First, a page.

"This meeting won't take place without concrete actions that match the promises that have been made by North Korea," Sarah Sanders said in her daily press conference.
Nor did the spokesperson wish to confirm any place or date when the meeting between Trump and Kim would take place, though the South Korean government had announced that the two leaders would meet before the end of May, Efe reported.
"The president has accepted that invitation on the basis that we have concrete and verifiable steps," she said.
Should it take place, the Trump-Kim meeting will be the first face-to-face meeting in history between the leaders of North Korea and the US.
Sanders said Kim's invitation is the result of the "maximum pressure" campaign waged by Trump, and that as a result, "the president is getting exactly what he wants."
"The two leaders welcomed the prospect of dialogue between the US and North Korea, and committed to maintain pressure and sanctions until North Korea takes tangible steps toward complete, verifiable, and irreversible denuclearisation," the White House said in a statement.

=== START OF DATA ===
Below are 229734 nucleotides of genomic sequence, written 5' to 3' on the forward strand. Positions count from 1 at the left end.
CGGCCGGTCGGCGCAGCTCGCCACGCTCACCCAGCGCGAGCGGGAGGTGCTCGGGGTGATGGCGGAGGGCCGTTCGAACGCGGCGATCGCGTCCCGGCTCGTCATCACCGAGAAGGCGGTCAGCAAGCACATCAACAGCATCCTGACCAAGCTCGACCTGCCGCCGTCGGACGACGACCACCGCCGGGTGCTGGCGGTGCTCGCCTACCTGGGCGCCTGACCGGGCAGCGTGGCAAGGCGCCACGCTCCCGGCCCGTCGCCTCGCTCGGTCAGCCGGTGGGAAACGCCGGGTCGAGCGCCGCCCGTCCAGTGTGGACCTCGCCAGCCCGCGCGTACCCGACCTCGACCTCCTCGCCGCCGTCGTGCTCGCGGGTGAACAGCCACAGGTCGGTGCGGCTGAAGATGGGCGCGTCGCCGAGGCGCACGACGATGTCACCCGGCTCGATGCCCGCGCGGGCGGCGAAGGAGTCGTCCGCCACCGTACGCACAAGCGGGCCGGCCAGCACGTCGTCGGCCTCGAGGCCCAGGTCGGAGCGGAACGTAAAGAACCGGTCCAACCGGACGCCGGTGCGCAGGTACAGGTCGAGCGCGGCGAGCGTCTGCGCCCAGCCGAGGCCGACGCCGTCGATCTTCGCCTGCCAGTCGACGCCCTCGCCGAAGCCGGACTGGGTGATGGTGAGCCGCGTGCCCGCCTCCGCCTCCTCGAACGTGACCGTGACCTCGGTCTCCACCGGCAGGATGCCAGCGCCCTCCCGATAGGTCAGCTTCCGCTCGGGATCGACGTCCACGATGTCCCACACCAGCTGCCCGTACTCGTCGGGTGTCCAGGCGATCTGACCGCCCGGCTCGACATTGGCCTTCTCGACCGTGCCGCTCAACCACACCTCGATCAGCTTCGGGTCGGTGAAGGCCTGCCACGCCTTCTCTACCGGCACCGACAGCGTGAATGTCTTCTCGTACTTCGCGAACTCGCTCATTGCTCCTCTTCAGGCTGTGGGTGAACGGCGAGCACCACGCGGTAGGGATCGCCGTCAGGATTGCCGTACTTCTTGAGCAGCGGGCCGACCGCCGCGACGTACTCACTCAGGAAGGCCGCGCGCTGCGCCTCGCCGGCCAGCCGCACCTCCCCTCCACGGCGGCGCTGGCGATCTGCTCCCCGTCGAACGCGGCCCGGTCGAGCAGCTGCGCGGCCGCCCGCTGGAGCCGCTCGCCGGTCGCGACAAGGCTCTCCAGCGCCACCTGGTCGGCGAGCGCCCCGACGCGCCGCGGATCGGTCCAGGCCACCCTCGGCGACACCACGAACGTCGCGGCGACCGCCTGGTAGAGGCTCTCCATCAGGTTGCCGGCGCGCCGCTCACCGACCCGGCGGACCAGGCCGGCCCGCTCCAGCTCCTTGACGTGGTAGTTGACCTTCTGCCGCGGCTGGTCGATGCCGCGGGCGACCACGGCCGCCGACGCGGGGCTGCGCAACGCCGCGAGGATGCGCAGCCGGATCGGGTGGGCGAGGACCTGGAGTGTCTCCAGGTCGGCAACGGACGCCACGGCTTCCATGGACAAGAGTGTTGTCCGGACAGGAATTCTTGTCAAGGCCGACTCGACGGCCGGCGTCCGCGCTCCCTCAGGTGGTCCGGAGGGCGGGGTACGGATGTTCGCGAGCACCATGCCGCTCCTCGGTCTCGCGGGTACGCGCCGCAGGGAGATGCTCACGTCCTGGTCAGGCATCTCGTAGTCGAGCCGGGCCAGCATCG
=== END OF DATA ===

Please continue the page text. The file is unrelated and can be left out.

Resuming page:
According to the note, Trump expressed his hope that "Kim Jong-un might choose a brighter path for North Korea's future."
"Now it's a question of agreeing on the timing of the first meeting between the two of them, and that will take some weeks before we get all that worked out," Tillerson said.
The secretary said Trump himself had made the decision to meet with Kim despite their well-publicised trading of insults in recent months, adding that he was not surprised in the least and that his boss had the matter "on his mind for quite some time."
In an offer aimed at kick starting the negotiations, Kim has pledged to freeze ballistic missile tests and embark upon a denuclearisation process provided his regime is given security guarantees, the South Koreans said.
(This story has not been edited by Business Standard staff and is auto-generated from a syndicated feed.)